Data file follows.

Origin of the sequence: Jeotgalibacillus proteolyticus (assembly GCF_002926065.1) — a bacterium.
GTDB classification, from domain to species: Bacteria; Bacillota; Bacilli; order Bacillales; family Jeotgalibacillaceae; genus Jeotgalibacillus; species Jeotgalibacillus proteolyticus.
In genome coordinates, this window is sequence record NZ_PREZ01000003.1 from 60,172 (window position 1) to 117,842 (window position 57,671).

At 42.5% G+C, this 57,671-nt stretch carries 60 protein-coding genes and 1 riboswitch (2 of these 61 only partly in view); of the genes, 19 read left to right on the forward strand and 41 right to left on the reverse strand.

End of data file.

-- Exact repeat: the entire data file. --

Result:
Origin of the sequence: Jeotgalibacillus proteolyticus (assembly GCF_002926065.1) — a bacterium.
GTDB classification, from domain to species: Bacteria; Bacillota; Bacilli; order Bacillales; family Jeotgalibacillaceae; genus Jeotgalibacillus; species Jeotgalibacillus proteolyticus.
In genome coordinates, this window is sequence record NZ_PREZ01000003.1 from 60,172 (window position 1) to 117,842 (window position 57,671).

At 42.5% G+C, this 57,671-nt stretch carries 60 protein-coding genes and 1 riboswitch (2 of these 61 only partly in view); of the genes, 19 read left to right on the forward strand and 41 right to left on the reverse strand.